Active cycle since 1995

For Gabriel Vecchi, professor of geosciences at Princeton University's Environmental Institute, the surge in cyclones is evidence of an "active era" for storms in the Atlantic since the mid 1990s, even if not every year saw strong storms.

A period of relative calm for hurricanes, stretching from 2013 to 2016, can be explained by the presence of the equatorial Pacific warming trend, El Nino, which produces wind shear that tends to discourage the formation of hurricanes.

Scientist are debating the role of climate change in the formation of four unusually potent Atlantic storms

There was also little hurricane activity in the 1960s, '70s and '80s.

"There is still a lot of debate in the scientific community," over what causes this shift between calm and tumultuous times for storms, Vecchi said.

Some think a surge in industrial pollution after World War II may have produced more pollutant particles that blocked the Sun's energy and exerted a cooling effect on the oceans.

"The pollution reduced a lot of activity," he told AFP.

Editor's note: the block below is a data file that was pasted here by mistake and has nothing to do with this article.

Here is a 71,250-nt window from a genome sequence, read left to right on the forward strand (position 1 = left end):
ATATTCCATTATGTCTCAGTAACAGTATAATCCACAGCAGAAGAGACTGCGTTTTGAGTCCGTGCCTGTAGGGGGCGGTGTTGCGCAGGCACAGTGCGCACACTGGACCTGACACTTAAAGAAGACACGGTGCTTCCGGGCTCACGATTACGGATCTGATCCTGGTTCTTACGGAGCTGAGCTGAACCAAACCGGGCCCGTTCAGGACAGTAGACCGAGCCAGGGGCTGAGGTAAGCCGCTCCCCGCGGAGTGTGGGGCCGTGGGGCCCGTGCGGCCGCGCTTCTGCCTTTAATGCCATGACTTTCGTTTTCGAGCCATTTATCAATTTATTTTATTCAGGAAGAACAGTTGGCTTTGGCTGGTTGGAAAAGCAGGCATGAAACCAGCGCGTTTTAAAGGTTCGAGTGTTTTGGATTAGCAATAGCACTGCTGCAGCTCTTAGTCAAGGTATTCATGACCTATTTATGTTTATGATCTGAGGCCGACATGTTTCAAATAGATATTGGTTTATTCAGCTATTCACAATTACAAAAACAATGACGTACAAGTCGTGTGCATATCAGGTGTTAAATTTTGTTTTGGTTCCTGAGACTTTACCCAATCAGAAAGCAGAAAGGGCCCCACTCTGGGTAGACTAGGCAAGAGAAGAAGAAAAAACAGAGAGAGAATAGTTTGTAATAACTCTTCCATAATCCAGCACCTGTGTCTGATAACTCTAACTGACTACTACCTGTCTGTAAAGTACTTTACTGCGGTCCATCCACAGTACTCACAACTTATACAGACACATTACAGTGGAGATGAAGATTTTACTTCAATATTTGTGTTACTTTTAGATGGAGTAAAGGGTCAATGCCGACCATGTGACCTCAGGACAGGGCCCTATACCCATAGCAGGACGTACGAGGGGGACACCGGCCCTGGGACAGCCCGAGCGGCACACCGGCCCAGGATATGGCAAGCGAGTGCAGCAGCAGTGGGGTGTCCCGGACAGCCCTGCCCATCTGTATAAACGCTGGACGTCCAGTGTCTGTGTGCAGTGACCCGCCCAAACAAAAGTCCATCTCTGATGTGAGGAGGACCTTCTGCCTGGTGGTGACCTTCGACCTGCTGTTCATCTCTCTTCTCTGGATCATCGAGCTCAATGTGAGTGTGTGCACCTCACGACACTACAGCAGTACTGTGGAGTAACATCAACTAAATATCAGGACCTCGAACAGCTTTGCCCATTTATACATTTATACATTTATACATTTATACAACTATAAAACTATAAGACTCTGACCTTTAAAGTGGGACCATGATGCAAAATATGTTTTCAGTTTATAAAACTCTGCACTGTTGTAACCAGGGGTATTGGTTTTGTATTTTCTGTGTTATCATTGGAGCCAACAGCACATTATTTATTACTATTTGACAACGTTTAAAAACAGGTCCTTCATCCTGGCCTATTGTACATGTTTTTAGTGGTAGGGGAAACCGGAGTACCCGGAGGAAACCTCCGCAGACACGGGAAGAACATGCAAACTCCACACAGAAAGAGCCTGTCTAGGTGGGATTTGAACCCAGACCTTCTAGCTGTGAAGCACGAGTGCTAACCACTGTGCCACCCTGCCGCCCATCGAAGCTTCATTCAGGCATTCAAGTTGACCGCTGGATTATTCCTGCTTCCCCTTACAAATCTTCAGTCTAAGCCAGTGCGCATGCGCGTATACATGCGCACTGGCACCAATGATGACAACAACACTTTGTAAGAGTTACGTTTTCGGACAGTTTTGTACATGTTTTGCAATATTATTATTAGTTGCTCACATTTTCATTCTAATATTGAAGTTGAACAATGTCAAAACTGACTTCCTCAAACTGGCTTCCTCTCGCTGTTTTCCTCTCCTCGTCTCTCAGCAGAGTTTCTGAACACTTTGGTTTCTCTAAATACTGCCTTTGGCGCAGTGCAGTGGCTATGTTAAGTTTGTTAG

Pollution began to wane in the 1980s due to regulations such as the Clean Air Act, allowing more of the Sun's rays to penetrate the ocean and provide warming fuel for storms.

Vecchi said the "big debate" among scientists is over which plays a larger role— variations in ocean currents or pollution cuts. There is evidence for both, but there isn't enough data to answer a key question.

"We don't know how long the cycle may last," Vecchi said.

"We have a lack of historical perspective."

Warming's role

The burning of fossil fuels, which spew greenhouse gases into the atmosphere and warm the Earth, can also be linked to a rise in extreme storms in recent years.

Warmer temperatures yield more moisture, more rainfall, and greater intensity storms.